Tags: Obesity | weight-loss | surgery | risk | alcoholism | obesity | RYGB

Popular Weight-Loss Surgery Puts Patients at Risk for Alcoholism

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By    |   Tuesday, 16 May 2017 12:01 PM

One in five patients who undergo bariatric surgery for weight loss is likely to develop problems with alcohol, finds a study published in Surgery for Obesity and Related Diseases, the journal of the American Society for Metabolic and Bariatric Surgery.

The results suggest that bariatric surgery patients should receive long-term clinical follow-up to monitor for and treat alcohol use disorder, which includes alcohol abuse and dependence.

"We knew there was an increase in the number of people experiencing problems with alcohol within the first two years of surgery, but we didn't expect the number of affected patients to continue to grow throughout seven years of follow-up," said lead author Wendy C. King, Ph.D., associate professor of epidemiology at the University of Pittsburgh Graduate School of Public Health.

King and her team discovered that 20.8 percent of participants developed symptoms of alcohol use disorder within five years of Roux-en-Y gastric bypass (RYGB). In contrast, only 11.3 percent of patients who underwent gastric banding reported problem alcohol use.

RYGB significantly reduces the size of the stomach and changes connections with the small intestine. It is one of the most popular type of weight-loss surgery. Another popular form of surgery, laparoscopic adjustable gastric banding, is less invasive. It wraps a band around the upper part of the stomach to create a small pouch to hold food.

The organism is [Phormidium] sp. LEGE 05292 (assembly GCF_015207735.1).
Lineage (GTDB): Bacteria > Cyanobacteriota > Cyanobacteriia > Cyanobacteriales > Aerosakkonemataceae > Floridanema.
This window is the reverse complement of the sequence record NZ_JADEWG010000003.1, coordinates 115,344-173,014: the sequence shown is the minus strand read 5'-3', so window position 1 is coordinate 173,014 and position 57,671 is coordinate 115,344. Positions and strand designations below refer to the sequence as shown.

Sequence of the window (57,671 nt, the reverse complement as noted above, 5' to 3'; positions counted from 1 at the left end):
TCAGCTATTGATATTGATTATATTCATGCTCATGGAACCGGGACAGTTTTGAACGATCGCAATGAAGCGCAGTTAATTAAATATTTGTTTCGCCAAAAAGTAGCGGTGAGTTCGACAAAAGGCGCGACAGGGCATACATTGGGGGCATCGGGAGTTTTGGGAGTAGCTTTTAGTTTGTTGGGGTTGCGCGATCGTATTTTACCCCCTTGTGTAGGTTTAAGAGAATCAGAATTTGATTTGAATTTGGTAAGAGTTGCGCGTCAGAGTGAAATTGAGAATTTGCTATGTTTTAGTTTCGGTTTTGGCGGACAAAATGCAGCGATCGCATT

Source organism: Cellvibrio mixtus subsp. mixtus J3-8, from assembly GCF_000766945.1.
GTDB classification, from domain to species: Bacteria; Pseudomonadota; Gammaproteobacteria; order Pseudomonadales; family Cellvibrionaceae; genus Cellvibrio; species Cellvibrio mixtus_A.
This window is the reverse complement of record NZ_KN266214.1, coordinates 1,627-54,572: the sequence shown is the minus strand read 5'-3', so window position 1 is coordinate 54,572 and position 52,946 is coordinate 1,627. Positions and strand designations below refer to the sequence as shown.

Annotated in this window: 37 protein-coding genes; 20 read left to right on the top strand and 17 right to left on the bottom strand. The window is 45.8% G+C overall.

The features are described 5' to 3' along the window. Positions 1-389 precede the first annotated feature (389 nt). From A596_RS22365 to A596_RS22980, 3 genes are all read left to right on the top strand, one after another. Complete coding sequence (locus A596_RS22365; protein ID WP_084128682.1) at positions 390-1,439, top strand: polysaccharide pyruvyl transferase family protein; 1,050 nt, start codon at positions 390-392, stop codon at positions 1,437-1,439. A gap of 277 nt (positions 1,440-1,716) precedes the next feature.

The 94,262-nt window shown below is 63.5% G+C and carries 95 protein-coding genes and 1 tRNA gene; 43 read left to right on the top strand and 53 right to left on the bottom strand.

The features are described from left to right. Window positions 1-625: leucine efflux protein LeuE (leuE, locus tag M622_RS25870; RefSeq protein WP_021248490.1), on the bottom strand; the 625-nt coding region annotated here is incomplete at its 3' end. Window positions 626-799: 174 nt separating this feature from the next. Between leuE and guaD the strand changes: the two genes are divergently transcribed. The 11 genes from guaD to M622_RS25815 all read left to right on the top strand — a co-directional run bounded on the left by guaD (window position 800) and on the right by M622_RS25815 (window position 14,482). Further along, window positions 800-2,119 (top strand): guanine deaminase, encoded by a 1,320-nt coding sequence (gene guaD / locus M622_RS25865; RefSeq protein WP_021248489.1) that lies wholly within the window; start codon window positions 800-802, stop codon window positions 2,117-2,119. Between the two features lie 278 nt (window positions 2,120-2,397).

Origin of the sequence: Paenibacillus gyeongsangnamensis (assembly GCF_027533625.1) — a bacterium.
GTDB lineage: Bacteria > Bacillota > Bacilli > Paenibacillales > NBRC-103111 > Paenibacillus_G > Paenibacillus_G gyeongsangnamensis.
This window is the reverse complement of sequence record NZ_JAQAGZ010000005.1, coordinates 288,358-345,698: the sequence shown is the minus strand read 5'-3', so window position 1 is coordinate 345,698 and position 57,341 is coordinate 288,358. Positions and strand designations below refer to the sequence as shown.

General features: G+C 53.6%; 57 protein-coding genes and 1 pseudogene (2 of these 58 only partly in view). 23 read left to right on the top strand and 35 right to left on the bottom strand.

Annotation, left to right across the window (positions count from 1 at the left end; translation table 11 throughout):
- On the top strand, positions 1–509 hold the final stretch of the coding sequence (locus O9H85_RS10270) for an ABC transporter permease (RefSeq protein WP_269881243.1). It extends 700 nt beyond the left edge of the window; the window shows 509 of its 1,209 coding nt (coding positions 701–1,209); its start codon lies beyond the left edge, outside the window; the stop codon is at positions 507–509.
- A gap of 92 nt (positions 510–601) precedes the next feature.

Starting in 2006, King and her colleagues followed more than 2,000 patients who underwent weight-loss surgery. Of those, 1,481 patients received RYGB and 522 underwent laparoscopic gastric banding.  

Both groups of patients increased their alcohol consumption over the seven years of the study. However, only those patients who underwent RYGB had an increase in symptoms measured by the Alcohol Use Disorders Identification Test.

"Because alcohol problems may not appear for several years, it is important that doctors routinely ask patients with a history of bariatric surgery about their alcohol consumption and whether they are experiencing symptoms of alcohol use disorder, and are prepared to refer them to treatment," said King.

Still, there are numerous health advantages with weight-loss surgery. A 2016 study found that although obese people age more quickly than those of normal weight because of higher levels of inflammatory cytokines and shorter telomeres, Austrian researchers found that losing weight following bariatric surgery reverses the process. Two years after surgery, the patients' telomeres were 80 percent longer than they had been before the procedure.  

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One in five patients who undergo bariatric surgery for weight loss is likely to develop problems with alcohol, finds a study published in Surgery for Obesity and Related Diseases, the journal of the American Society for Metabolic and Bariatric Surgery.The results suggest...
weight-loss, surgery, risk, alcoholism, obesity, RYGB
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2017-01-16
Tuesday, 16 May 2017 12:01 PM
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